China wants to deepen its relations with Russia and supports it fully, the foreign minister said Thursday in another display of Beijing avoiding criticism of Moscow’s invasion of Ukraine.
China and Russia had a tumultuous relationship during the Cold War but have grown closer in recent years as they worked to counter the United States.
China has steadfastly avoided criticising Russia for invading Ukraine and instead blames the United States and NATO for the war.
Beijing says Washington and NATO pushed Russia into a corner with steady expansion of the transatlantic military alliance and by backing Ukraine’s drive to be a pro-Western democracy.
On Thursday Chinese Foreign Minister Wang Yi reiterated Beijing’s backing of Russia, despite Western criticism over the war.
“China will also firmly support the Russian side, under the leadership of President (Vladimir) Putin, to unite and lead the Russian people to overcome difficulties and eliminate disturbances,” Wang said in a call with his counterpart Sergei Lavrov, according to state broadcaster CCTV.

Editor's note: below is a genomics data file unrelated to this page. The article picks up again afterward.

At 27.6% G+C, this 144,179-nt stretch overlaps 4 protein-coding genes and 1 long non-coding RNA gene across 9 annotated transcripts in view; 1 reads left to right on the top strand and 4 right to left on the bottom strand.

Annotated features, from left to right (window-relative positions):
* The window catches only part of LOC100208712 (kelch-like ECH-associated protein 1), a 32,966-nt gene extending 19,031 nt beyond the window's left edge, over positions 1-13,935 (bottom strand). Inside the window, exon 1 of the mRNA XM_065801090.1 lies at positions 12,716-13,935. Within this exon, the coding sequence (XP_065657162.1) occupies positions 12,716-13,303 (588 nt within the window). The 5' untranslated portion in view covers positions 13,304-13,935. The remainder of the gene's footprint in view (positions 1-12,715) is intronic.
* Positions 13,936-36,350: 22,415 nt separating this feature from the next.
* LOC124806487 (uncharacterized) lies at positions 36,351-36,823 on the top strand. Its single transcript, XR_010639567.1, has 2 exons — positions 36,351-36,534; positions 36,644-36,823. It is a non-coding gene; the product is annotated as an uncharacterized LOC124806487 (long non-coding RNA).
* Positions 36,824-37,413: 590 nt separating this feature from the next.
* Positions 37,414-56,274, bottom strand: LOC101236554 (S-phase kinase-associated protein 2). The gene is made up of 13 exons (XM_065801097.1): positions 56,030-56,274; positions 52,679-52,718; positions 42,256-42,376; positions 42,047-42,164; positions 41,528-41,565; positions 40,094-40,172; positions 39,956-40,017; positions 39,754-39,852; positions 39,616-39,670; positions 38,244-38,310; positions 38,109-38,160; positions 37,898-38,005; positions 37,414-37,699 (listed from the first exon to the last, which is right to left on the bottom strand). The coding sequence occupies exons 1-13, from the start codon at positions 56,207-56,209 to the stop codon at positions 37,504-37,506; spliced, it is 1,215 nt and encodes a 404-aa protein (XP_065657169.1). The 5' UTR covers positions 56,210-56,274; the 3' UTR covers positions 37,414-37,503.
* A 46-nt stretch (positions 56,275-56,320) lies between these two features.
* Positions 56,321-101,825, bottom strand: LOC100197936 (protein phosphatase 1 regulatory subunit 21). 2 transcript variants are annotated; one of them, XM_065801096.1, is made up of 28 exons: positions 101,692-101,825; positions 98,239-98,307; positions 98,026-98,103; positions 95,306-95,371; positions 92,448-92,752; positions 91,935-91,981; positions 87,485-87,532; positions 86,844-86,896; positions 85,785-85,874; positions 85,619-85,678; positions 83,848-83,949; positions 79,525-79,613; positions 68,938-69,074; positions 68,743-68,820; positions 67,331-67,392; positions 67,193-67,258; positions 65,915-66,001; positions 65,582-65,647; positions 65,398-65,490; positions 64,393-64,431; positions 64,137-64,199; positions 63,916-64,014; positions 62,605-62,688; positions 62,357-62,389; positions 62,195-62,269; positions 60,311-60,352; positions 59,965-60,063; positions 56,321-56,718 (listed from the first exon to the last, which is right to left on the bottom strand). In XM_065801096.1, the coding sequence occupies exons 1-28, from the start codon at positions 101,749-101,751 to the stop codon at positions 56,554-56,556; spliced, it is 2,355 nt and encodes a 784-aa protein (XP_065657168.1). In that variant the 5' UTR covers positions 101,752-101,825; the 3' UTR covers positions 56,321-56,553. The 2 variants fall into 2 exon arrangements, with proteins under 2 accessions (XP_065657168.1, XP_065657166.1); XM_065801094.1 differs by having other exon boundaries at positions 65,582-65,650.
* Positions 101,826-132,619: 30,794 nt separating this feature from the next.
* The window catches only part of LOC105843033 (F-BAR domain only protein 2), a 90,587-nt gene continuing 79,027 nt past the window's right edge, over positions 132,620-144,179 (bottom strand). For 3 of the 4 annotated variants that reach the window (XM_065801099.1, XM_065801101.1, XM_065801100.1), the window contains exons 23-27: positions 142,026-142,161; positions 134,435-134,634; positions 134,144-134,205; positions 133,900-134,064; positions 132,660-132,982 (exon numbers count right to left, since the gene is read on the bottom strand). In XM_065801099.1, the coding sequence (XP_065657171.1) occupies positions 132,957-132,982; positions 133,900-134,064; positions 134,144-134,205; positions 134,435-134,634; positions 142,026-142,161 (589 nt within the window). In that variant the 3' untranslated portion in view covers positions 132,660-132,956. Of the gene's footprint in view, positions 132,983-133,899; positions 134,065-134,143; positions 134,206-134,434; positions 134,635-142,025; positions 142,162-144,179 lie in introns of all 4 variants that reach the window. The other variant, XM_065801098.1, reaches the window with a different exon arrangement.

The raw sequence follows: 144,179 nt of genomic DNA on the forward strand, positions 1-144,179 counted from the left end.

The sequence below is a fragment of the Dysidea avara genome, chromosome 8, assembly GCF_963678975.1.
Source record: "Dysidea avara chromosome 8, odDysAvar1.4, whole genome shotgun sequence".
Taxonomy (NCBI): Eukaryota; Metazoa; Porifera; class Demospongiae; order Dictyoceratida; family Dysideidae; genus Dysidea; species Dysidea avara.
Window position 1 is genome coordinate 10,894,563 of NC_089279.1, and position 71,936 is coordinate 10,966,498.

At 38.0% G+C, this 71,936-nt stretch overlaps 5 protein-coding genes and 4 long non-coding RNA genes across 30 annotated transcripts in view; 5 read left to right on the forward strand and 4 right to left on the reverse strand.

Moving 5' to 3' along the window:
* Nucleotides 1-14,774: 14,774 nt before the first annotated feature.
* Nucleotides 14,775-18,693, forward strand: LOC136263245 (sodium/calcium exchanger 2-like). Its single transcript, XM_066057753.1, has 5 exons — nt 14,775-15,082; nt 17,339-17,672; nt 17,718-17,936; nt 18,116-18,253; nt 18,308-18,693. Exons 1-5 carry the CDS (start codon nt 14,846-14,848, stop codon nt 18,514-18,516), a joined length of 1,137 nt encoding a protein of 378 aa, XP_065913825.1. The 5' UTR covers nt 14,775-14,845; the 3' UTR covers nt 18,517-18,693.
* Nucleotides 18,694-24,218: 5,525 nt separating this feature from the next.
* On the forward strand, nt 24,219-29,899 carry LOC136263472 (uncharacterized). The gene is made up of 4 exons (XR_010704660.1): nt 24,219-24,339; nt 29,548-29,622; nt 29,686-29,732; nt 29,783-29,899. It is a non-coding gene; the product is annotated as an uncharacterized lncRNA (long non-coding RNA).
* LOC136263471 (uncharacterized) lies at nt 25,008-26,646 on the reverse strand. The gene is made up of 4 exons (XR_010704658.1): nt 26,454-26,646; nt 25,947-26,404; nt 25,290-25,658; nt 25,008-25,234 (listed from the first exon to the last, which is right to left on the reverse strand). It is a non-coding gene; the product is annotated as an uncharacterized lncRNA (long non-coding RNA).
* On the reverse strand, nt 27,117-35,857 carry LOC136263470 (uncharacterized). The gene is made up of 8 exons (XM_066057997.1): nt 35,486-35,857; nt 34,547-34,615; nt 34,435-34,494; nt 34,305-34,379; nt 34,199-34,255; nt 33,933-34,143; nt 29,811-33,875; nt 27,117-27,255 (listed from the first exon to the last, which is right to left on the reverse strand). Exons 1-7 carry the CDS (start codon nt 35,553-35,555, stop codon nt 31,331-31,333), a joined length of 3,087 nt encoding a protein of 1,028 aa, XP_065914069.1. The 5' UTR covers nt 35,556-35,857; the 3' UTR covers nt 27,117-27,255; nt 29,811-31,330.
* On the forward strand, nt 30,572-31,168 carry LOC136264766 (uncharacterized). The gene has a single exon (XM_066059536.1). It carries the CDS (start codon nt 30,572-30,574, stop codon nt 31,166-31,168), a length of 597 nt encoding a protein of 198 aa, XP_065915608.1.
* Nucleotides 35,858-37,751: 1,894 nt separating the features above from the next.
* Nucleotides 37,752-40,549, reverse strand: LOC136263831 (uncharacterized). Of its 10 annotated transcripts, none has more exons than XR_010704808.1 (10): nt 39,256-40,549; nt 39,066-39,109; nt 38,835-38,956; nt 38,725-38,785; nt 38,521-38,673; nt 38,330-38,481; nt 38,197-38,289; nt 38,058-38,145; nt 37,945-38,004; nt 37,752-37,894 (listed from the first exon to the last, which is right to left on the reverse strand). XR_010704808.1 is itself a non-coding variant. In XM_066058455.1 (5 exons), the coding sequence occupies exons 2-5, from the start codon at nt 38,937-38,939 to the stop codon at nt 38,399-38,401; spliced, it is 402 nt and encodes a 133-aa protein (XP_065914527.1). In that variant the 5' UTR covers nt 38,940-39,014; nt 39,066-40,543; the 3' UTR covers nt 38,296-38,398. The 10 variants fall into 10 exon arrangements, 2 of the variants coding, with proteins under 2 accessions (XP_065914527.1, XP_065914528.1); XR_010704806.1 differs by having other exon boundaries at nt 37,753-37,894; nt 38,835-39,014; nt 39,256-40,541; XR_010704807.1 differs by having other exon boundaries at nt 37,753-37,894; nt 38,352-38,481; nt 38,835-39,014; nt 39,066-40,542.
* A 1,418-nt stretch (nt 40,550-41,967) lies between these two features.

“China is willing to deepen contacts with the Russian side at all levels,” Wang said, according to CCTV.
These were China’s first official comments on Russia since President Xi Jinping secured a third term in power Sunday as leader of the world’s most populous country.
Last month Xi expressed support for Putin, despite the Russian military’s setbacks in the war in Ukraine.
Xi said China is willing to work with Russia for mutual support of their “fundamental interests.”
Wang met last month with Ukrainian Foreign Minister Dmytro Kuleba on the sidelines of the UN General Assembly in New York. It was their first public meeting since Russia invaded Ukraine on February 24.
This was seen as a sign that China wants to nuance its position on the war; officially it is neutral but the West says China is too conciliatory toward Moscow.